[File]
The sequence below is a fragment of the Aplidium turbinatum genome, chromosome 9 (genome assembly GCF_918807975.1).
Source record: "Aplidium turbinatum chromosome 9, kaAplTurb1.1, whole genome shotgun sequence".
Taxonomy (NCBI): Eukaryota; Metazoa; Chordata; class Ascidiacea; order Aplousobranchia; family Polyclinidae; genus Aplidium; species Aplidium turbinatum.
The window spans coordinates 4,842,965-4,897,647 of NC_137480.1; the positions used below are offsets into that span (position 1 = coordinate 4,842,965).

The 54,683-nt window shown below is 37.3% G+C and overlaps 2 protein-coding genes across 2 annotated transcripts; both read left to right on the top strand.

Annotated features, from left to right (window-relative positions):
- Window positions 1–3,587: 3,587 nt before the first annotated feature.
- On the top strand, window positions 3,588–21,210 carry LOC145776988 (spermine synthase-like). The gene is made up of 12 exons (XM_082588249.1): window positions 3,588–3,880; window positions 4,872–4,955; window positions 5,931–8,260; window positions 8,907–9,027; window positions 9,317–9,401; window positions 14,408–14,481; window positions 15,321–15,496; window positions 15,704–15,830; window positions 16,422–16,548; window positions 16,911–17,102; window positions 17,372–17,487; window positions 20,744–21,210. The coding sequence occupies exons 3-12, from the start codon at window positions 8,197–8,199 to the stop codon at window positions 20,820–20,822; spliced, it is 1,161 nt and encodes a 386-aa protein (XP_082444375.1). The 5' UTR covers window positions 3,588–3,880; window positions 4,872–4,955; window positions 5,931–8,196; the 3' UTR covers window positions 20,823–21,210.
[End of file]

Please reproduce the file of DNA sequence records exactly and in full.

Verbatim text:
The sequence below is a fragment of the Aplidium turbinatum genome, chromosome 9 (genome assembly GCF_918807975.1).
Source record: "Aplidium turbinatum chromosome 9, kaAplTurb1.1, whole genome shotgun sequence".
Taxonomy (NCBI): Eukaryota; Metazoa; Chordata; class Ascidiacea; order Aplousobranchia; family Polyclinidae; genus Aplidium; species Aplidium turbinatum.
The window spans coordinates 4,842,965-4,897,647 of NC_137480.1; the positions used below are offsets into that span (position 1 = coordinate 4,842,965).

The 54,683-nt window shown below is 37.3% G+C and overlaps 2 protein-coding genes across 2 annotated transcripts; both read left to right on the top strand.

Annotated features, from left to right (window-relative positions):
- Window positions 1–3,587: 3,587 nt before the first annotated feature.
- On the top strand, window positions 3,588–21,210 carry LOC145776988 (spermine synthase-like). The gene is made up of 12 exons (XM_082588249.1): window positions 3,588–3,880; window positions 4,872–4,955; window positions 5,931–8,260; window positions 8,907–9,027; window positions 9,317–9,401; window positions 14,408–14,481; window positions 15,321–15,496; window positions 15,704–15,830; window positions 16,422–16,548; window positions 16,911–17,102; window positions 17,372–17,487; window positions 20,744–21,210. The coding sequence occupies exons 3-12, from the start codon at window positions 8,197–8,199 to the stop codon at window positions 20,820–20,822; spliced, it is 1,161 nt and encodes a 386-aa protein (XP_082444375.1). The 5' UTR covers window positions 3,588–3,880; window positions 4,872–4,955; window positions 5,931–8,196; the 3' UTR covers window positions 20,823–21,210.